Reboots can be a great way to get new players into a series, while also reminding fans why they fell in love with the franchise in the first place. However, some reboots can tarnish the names of a series by throwing out what fans love in an effort to cash in on fads, such as making a light-hearted game into a dark, gritty mess.
Here are five games that tried (and failed) to reboot their franchises.
While not a bad game in its own right, DmC Devil May Cry alienated fans of the series with how different it was from the earlier games. Replacing the cool fantasy world with what appeared to be a modern reimagining of They Live might have been one thing, but the changes made to the iconic series protagonist and the general tone of the story proved too much for many fans of the series.
And while the trippy level design, awesome soundtrack, and fast-paced combat may have been loads of fun, let's face it: no one wants to see Dante's awkward teenage years.
Who would think that taking a classic, arcade-style series like Bomberman and setting it in a grim, post-apocalyptic future would be a good idea? Apparently someone did, because Bomberman: Act Zero is exactly that. Not only is the game to serious for its own good, but the gameplay is poorly balanced and unreasonably difficult (ninety nine levels with one life and no continues). And it offers almost nothing new to the franchise. In fact, it removes offline play -- arguably one of the most beloved features of the franchise.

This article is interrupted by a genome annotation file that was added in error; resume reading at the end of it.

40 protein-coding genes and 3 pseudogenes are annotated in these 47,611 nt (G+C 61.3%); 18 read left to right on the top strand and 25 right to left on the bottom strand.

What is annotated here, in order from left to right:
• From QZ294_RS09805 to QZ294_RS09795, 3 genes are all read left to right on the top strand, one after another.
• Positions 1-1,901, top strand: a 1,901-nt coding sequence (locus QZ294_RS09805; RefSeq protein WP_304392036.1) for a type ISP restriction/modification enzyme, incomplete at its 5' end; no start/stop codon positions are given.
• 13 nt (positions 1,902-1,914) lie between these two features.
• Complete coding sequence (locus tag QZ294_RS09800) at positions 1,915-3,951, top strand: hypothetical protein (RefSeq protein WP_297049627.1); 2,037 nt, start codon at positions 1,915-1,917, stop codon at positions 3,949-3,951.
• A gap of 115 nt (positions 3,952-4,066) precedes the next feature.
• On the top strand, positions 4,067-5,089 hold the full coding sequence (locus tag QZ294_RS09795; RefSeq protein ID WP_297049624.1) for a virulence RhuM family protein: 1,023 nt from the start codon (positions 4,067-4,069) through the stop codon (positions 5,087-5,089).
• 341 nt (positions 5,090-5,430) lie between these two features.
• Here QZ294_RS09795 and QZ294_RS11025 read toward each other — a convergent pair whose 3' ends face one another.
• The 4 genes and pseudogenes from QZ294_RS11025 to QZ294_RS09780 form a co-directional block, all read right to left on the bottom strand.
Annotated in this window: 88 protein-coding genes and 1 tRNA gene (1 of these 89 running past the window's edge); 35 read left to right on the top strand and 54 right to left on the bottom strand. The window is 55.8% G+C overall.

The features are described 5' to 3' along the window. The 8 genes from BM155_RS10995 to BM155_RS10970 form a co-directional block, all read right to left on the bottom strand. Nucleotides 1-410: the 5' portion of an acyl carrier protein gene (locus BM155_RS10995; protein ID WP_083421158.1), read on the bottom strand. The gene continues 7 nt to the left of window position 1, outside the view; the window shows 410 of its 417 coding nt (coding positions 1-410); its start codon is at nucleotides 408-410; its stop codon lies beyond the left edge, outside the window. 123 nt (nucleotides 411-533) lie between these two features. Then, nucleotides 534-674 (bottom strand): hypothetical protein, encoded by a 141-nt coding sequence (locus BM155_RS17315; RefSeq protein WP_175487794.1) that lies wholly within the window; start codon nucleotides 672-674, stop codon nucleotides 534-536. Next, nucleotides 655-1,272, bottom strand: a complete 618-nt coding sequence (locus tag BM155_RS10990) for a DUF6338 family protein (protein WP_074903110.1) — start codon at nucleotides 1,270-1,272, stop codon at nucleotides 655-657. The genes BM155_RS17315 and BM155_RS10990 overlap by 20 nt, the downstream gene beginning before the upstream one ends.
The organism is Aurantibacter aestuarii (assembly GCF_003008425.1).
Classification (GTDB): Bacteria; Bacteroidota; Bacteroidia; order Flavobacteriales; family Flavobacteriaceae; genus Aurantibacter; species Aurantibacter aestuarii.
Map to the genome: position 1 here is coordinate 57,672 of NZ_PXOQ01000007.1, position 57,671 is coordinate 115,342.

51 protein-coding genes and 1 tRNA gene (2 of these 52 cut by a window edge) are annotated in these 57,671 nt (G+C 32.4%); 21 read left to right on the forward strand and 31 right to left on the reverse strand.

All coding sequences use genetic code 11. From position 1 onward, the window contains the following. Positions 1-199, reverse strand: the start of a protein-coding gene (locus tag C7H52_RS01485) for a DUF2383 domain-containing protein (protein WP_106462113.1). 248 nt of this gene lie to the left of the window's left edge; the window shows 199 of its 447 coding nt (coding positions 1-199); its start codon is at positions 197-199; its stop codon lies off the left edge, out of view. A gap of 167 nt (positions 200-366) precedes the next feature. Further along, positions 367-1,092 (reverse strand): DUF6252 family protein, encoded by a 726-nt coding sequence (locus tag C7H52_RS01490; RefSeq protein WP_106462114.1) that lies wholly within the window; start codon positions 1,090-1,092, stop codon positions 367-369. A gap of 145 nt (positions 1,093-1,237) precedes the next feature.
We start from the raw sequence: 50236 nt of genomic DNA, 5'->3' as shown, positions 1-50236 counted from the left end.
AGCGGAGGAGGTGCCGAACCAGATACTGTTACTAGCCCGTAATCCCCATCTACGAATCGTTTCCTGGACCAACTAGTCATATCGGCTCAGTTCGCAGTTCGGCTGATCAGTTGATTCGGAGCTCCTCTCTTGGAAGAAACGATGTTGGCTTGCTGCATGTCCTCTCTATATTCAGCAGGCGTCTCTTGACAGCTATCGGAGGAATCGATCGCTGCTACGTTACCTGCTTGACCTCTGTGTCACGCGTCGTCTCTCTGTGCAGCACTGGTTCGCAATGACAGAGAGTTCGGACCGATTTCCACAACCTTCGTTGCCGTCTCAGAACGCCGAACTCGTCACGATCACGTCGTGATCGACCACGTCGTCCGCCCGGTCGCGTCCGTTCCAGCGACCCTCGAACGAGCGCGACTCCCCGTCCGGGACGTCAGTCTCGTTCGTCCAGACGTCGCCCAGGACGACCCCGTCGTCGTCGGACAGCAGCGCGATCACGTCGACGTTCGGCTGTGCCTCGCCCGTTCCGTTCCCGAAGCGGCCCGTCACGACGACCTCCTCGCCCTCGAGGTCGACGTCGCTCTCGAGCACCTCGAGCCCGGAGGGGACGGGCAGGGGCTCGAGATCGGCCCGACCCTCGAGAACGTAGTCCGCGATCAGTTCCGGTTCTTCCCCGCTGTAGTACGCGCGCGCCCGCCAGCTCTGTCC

Yet another example of a series that latched onto a fad at the expense of what made the original unique, Syndicate (2012) changed from a top-down tactics game with an emphasis on player freedom to a run-of-the-mill first person shooter with some roleplaying elements. While it had some unique features, such as the ability to hack into enemies minds and control them, fans of the original tend to give this one a pass due to the change in genre, and fans of shooters gave it a pass because of the amount of other, better shooters to play.
While Sonic's had plenty of bad games, including the infamous Sonic the Hedgehog (2006), Sonic Boom united fans and critics alike from the very beginning when the new character designs were revealed. This, coupled with the game being rushed out and hitting store shelves in a glitchy, unfinished state, makes for one of the Blue Blur's worst outings yet. Meant to begin an alternate continuity that includes a kid's show on Cartoon Network, this game proved dead on arrival, almost killing the spinoff franchise outright.
Not only that, but why isn't Sonic fast in this game, and why can he only carry a hundred rings?
The mobile platform should have been perfect for this 1997 strategy classic. Unfortunately, while the original exclusively focused on the single player, the 2013 remake turned out to be just another Clash of Clans knock-off, one with such a reliance on microtransactions that it's completely unplayable without dropping a ton of cash. Satan himself would be pleased.
What other reboots tried and failed to revitalize their franchises? Let me know down in the comments!